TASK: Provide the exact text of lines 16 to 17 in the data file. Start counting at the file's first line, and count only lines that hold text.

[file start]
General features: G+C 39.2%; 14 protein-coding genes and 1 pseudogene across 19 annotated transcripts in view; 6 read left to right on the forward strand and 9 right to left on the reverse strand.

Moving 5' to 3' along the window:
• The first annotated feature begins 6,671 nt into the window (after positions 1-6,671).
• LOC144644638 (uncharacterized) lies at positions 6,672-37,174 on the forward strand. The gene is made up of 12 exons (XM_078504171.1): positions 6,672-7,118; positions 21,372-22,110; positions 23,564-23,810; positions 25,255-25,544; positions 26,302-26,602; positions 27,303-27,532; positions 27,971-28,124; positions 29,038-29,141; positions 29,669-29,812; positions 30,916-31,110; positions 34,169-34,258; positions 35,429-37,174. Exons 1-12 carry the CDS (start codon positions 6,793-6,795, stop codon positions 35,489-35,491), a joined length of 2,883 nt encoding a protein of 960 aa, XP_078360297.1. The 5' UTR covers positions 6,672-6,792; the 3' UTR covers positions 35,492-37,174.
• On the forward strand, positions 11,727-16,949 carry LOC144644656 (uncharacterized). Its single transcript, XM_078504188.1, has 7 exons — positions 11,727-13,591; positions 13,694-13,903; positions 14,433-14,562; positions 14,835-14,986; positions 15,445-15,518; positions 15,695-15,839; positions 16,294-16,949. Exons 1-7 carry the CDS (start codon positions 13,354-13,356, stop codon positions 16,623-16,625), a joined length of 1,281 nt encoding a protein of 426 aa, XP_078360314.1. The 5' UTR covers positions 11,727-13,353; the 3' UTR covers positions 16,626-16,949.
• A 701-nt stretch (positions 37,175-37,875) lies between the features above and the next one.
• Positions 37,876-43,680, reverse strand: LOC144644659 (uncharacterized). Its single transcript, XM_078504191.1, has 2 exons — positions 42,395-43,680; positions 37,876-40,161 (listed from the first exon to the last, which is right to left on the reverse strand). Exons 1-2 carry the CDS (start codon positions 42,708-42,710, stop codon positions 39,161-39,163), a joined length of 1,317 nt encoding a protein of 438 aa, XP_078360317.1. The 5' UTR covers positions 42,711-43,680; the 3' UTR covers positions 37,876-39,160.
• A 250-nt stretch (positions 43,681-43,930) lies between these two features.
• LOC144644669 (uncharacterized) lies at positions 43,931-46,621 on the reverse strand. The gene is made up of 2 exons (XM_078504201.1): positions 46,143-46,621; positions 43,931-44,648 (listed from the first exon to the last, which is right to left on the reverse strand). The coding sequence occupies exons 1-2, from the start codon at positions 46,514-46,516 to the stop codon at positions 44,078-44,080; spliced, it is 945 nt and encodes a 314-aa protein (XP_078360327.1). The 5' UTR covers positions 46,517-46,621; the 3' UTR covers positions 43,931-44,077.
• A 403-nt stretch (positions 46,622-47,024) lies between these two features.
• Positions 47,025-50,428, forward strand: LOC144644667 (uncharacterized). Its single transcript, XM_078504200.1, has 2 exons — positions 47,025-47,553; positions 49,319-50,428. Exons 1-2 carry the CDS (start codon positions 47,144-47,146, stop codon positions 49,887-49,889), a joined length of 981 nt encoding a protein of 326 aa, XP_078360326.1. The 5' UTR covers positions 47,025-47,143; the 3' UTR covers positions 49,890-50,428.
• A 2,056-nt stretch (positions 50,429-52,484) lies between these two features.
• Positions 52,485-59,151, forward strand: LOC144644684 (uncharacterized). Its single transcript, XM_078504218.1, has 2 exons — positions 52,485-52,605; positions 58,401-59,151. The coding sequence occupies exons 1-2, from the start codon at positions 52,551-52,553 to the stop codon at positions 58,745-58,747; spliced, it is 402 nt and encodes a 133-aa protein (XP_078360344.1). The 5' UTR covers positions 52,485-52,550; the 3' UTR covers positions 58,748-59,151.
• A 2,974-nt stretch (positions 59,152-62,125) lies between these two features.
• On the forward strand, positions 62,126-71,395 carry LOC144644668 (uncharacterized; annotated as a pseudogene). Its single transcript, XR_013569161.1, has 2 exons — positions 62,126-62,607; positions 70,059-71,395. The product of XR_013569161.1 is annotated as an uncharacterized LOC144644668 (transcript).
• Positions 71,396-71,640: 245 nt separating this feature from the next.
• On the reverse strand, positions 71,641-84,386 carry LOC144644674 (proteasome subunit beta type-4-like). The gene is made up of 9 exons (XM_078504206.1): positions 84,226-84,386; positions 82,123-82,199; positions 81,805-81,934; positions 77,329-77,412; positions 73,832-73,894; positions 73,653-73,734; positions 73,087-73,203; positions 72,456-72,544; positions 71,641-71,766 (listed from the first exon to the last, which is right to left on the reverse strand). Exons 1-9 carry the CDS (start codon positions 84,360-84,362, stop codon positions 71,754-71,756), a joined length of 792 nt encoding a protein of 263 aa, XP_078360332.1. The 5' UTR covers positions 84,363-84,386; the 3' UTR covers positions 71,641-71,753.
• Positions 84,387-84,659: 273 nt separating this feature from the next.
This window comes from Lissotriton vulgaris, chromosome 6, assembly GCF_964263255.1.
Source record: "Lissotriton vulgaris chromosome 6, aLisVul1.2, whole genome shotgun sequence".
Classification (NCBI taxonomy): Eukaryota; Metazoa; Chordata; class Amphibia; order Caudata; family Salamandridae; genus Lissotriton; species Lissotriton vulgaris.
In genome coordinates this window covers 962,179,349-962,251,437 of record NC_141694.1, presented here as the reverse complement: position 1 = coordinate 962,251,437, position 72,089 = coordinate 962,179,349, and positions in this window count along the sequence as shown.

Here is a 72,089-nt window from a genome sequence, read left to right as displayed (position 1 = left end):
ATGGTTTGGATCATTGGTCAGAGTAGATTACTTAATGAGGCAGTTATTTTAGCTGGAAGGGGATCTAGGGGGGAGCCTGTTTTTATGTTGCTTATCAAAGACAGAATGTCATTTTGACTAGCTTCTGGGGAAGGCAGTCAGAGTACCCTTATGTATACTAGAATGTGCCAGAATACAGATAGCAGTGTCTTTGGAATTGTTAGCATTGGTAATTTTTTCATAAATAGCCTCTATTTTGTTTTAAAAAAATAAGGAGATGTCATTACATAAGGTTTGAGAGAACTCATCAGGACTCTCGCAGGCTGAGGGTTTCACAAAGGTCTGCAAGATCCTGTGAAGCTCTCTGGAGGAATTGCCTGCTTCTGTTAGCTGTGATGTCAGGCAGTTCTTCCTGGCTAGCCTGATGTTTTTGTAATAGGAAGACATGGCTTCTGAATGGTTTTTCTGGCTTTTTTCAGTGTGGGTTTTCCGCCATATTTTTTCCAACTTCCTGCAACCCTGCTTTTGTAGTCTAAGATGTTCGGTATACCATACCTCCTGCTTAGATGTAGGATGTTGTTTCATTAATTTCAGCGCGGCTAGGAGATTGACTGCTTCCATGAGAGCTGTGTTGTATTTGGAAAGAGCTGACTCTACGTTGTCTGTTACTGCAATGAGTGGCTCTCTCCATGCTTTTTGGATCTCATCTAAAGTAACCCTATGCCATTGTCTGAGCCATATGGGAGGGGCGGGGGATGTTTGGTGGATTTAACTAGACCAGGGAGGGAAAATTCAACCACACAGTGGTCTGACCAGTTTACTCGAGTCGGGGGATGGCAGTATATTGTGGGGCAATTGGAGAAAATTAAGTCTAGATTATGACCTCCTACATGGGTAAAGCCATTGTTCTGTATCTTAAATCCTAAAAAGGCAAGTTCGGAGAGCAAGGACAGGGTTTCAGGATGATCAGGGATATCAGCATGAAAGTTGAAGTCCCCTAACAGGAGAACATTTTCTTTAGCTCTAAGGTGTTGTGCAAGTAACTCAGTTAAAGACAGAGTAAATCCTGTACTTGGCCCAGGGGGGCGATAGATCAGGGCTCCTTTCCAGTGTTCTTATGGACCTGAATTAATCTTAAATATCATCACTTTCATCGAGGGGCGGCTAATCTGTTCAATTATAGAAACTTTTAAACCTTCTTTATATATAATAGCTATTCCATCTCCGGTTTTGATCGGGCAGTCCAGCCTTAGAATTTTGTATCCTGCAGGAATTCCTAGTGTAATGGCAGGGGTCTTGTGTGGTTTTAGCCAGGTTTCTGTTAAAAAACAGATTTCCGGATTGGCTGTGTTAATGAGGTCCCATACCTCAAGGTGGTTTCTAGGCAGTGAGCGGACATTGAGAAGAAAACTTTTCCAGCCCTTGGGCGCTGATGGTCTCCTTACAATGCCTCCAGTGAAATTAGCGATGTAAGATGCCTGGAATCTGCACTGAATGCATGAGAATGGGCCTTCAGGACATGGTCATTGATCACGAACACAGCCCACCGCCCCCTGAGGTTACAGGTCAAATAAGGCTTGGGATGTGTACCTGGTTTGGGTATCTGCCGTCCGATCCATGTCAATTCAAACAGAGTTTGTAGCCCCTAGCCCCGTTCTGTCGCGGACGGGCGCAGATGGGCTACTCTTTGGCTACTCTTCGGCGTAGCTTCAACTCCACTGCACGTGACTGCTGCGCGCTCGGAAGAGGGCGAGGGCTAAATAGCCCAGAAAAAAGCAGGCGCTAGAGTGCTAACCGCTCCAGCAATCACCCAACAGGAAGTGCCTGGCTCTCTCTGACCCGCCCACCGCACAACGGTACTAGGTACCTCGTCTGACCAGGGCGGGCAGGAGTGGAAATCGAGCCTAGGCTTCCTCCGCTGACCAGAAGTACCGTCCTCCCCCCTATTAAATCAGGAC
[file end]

• Positions 71,396-71,640: 245 nt separating this feature from the next.
• On the reverse strand, positions 71,641-84,386 carry LOC144644674 (proteasome subunit beta type-4-like). The gene is made up of 9 exons (XM_078504206.1): positions 84,226-84,386; positions 82,123-82,199; positions 81,805-81,934; positions 77,329-77,412; positions 73,832-73,894; positions 73,653-73,734; positions 73,087-73,203; positions 72,456-72,544; positions 71,641-71,766 (listed from the first exon to the last, which is right to left on the reverse strand). Exons 1-9 carry the CDS (start codon positions 84,360-84,362, stop codon positions 71,754-71,756), a joined length of 792 nt encoding a protein of 263 aa, XP_078360332.1. The 5' UTR covers positions 84,363-84,386; the 3' UTR covers positions 71,641-71,753.